The Human Impact

Q+A- Sierra Leone cholera outbreak spreading unusually quickly – ChildFund

Poor road networks and heavy rains are limiting the ability of aid workers to accelerate the fight against a severe cholera outbreak in Sierra Leone, which has claimed the lives of at least 250 people and infected more than 15,000, according to charity ChildFund International.

Insufficient resources, a lack of proper toilets and insecure access to safe drinking water are also complicating relief efforts, Billy Abimbilla, national director for ChildFund Sierra Leone, told AlertNet.

Cholera is also spreading throughout West Africa in Guinea, Liberia, the Republic of Congo, the Democratic Republic of Congo and in western Niger, according to the World Health Organization (WHO) and UNICEF, the U.N. children’s agency. The cholera emergency in the region has killed more than 1,100 people, and more than 55,000 cases have been reported in 15 countries — an increase of 34 percent compared to the same period in 2011, according to the U.N agencies.

Cholera is an acute intestinal infection caused by the vibrio cholera bacterium. It is transmitted by ingesting food or water contaminated with fecal matter containing vibrio cholera, prompting diarrhoea and vomiting. If left untreated, infected people can die of dehydration, sometimes within a matter of hours.

Abimbilla shared his thoughts on the cholera emergency with AlertNet:

Q: What is the scale of the problem you are tackling? How does this differ from other outbreaks?

Lack of funds threatens Syrian refugee medical care in Lebanon -MSF

Medical assistance is at risk for thousands of Syrians fleeing into Lebanon who are living in overcrowded conditions, suffering psychological distress and unable to afford medical care, according to a new survey from charity Medecins Sans Frontieres(MSF).

At least 60,000 Syrian refugees have fled to Lebanon to escape fighting in their country since conflict broke out almost 18 months ago, according to UNHCR, the U.N. refugee agency.

“Most Syrian refugees in Lebanon are reliant on humanitarian assistance, but this is now coming under threat,” according to the report by MSF, also known as Doctors Without Borders.

Rage in India a spotlight on Sri Lanka’s war victims

Almost four years since Sri Lanka’s war ended, rage over the lack of rehabilitation for thousands of survivors of the bloody 25-year-long civil conflict has surfaced – not on the war-torn Indian Ocean island itself, but in neighbouring India.

India’s Tamil Nadu state — where the majority Tamil ethnic group have a close association with Tamils living across the Palk Straits in Sri Lanka – have long felt their brothers have been discriminated against by the Sinhalese-ruled government.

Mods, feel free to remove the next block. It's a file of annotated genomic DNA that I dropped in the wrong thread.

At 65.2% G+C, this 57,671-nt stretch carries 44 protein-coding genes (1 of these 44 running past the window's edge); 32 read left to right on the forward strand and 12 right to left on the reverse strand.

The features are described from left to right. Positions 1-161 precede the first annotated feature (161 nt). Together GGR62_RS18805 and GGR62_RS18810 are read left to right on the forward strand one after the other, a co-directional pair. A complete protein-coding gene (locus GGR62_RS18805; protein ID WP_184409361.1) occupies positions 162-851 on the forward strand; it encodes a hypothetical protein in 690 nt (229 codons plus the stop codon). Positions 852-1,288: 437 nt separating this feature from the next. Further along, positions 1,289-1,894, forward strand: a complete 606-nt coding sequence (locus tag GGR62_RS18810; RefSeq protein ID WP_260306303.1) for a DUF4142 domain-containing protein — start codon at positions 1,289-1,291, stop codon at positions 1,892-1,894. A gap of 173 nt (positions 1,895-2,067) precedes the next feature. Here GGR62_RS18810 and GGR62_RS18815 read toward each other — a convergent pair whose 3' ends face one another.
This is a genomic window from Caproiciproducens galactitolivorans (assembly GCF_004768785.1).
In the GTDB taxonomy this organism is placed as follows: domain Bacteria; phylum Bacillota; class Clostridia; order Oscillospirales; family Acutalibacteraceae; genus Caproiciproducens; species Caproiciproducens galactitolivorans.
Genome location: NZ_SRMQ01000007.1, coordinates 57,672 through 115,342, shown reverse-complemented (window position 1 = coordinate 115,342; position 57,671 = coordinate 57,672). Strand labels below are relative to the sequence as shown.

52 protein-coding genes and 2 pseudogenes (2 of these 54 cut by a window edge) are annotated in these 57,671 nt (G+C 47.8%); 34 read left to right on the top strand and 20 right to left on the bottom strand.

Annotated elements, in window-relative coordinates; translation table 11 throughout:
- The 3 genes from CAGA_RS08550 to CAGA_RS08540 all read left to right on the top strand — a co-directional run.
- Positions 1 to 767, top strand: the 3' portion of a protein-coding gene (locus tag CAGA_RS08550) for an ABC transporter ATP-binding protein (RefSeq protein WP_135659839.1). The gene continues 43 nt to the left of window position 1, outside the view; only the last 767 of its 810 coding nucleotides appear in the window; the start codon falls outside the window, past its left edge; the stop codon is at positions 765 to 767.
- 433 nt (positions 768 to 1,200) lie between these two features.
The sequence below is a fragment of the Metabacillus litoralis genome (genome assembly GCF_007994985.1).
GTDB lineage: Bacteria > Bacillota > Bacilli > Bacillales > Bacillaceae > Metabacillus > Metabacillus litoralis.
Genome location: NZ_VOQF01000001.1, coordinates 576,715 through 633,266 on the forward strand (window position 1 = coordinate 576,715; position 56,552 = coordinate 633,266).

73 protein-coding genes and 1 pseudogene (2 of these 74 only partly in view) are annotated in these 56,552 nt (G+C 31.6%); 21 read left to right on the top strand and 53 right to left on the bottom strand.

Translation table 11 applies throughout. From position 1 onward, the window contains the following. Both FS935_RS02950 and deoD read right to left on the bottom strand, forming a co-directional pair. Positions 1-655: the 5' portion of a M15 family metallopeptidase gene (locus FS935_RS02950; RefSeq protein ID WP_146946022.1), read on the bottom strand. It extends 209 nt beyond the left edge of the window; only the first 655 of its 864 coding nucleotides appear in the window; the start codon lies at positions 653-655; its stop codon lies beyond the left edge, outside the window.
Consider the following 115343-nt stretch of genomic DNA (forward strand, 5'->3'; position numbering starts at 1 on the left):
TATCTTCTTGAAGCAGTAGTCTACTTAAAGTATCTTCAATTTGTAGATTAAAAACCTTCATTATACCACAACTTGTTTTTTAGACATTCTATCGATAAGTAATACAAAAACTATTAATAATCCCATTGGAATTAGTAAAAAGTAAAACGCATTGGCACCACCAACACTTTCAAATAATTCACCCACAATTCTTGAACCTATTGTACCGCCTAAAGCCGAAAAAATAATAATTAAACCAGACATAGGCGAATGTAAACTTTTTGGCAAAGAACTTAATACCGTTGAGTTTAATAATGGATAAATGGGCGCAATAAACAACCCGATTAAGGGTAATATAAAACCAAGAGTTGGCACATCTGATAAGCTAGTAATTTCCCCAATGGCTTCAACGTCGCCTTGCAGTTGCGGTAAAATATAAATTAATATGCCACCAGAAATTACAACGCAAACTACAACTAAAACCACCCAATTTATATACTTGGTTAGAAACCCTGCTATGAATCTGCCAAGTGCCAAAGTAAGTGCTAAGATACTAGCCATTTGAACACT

The war, pitting separatist Tamil Tigers against President Mahinda Rajapaksa’s Sri Lankan Armed Forces, saw tens of thousands of mainly Tamil civilians in the north and east of the island killed or injured, and hundreds of thousands were displaced.

UN agencies urge speed in fight against W.Africa cholera

More than 1,100 people have died from cholera infection this year in West Africa, and a total of 55,289 cases have been reported in 15 countries — an increase of 34 percent compared to the same period in 2011, according to a joint statement released by the World Health Organization (WHO) and UNICEF, the U.N. children’s agency.

The cholera emergency in West Africa is set to get much worse due to rain and flooding that is creating conditions for the disease to spread quicker and further, the statement said.

In some of the most affected countries the situation has been made worse by exceptionally heavy rains that have flooded shanty towns in some urban centres, it said. The disease is spreading in Guinea, Liberia, Sierra Leone, the Republic of Congo and the Democratic Republic of Congo and in western Niger.

Policymakers agree global water monitoring initiative – expert

Policymakers have agreed an ambitious plan to create a global monitoring and reporting system to oversee water supply, sanitation and water resources management, a U.N. expert said.

Part of the initiative would be assisting developing countries to collect and analyse data on their water resources. The data would likely feed into the Sustainable Development Goals (SDGs) that are expected to replace the U.N. anti-poverty Millennium Development Goals (MDGs) in 2015, Joakim Harlin of the United Nations Development Programme (UNDP) said.